I have been a lifelong foreign language learner. I studied French in high school, Arabic in my freshman year of college (which by now is almost completely forgotten in the recesses of my brain), and then Chinese and Korean since sophomore year. Of these, Korean is probably the most advanced, followed by French, although I don’t read it very often anymore in my research.
There is a wide belief that learning languages is impossible as an adult. If you challenge people on this, then they argue something about how adults can never be “native” speakers of the language if they didn’t start learning as kids. The latter is probably true, but then, I can get into arguments with almost anyone about authenticity and accents (the obsession with Parisian French at the expense of every other accent, for instance).
But adults do have a tougher time learning foreign languages. The usual reasons given are lack of time due to other commitments and the fact that adults are less willing to make mistakes than kids, and thus, are unwilling to practice the language as frequently.
One argument I almost never hear though is that learning a language as an adult is just sheer boring.
Really, the language materials we use today in foreign language training are anything but practical and interesting. In every single language book I have ever been assigned, we have learned words and phrases about registering for courses, giving directions, eating food, etc. Never once have we learned anything substantive about politics, economics, or society.
This is such a shame. One of the benefits that adult foreign language learners bring to the table is their experience with current events and their opinions. Yet, we force them to leave behind all of their knowledge and start talking like a kid again. This is what always threw me off from learning languages: I just didn’t care about the content, and that is really the only way for me to maintain my motivation.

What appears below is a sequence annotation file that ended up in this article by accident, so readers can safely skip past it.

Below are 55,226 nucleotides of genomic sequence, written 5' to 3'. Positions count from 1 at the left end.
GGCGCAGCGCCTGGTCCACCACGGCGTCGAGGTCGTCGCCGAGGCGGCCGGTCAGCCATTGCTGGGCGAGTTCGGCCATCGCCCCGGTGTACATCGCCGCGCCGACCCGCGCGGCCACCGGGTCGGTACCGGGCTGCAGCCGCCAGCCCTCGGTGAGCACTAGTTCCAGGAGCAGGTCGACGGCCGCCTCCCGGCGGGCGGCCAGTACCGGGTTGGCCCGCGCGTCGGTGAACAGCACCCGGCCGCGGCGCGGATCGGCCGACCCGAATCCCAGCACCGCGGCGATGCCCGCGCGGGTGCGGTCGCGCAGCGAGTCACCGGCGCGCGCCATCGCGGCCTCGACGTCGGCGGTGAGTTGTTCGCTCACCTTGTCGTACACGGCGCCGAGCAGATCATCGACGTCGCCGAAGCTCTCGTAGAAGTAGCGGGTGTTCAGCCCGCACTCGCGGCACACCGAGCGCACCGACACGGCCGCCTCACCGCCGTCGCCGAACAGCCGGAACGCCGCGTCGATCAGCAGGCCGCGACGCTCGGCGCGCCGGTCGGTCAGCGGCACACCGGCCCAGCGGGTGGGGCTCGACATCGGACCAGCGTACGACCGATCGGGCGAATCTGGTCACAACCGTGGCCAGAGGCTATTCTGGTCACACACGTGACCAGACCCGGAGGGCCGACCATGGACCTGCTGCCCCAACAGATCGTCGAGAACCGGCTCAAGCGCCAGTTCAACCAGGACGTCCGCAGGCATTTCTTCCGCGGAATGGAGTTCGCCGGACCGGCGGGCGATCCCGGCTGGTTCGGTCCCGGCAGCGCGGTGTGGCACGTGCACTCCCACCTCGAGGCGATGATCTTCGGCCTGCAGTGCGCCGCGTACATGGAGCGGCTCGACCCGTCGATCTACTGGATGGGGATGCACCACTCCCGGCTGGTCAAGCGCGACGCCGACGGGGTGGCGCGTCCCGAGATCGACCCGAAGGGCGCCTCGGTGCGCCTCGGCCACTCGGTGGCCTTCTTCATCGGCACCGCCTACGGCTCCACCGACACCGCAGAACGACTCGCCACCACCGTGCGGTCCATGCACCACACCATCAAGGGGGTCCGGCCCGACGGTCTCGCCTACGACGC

When we finally change this picture, it is amazing how quickly language learning can take place.
After many runs to the bookstores in Seoul, I finally found two books in Korean this year that are perfect for language learning. The two are from a series called “common sense dictionaries,” with one focusing on global economics and the other on politics. Each book has about one hundred 2-3 page entries, explaining topics in some detail.
For instance, one of the topics I learned about was quantitative easing (양적완화 in Korean in case you are curious). For an intermediate learner, such vocabulary probably sounds ridiculous, considering I sometimes forget the word for grass.
But here is the thing: I read about economics all the time, and so when I read the entry about quantitative easing, it made a lot of sense to me, even though I didn’t know a lot of the vocabulary. Contextual clues were hugely helpful, since I know the kinds of vocabulary to expect from reading these sorts of topics in English.
Similarly, when I hired a tutor in Korea last year, I had the same rule about content, and so I spent most of the time describing the system of American government and current political news. Suddenly, I was making mistakes in the language and learning, because I knew what I wanted to say, and was willing to venture and try building the correct sentences to communicate that.
I wish there were more language materials in every language that took advantage of that sort of curiosity and desire for specialization. I would rather be able to hold a debate about a political topic in a foreign language than be another tourist asking for directions. That’s what adults who are globally minded are probably reading anyway.
At the beginning of the last school year, I tested into Harvard’s pre-advanced track for Korean. During the oral interview, I was asked to describe something meaningful to me, and so I described some of the current events going on in Korea. The teacher said that my skill surprised her, and that I was probably not going to enjoy language instruction at Harvard because it really focuses on Kpop (ostensibly due to popular demand). I ended up just independently studying the language instead.
As with my article today on TechCrunch about education startups, we need to do a better job in foreign language training of understanding our users and providing them the skills they actually are looking for. Adults are not kids, and the materials that are going to be enjoyed by one are probably not going to be enjoyed by the other. There is a lot of low hanging fruit here for a company to provide these sorts of resources.
Photo by Eric Andresen used under Creative Commons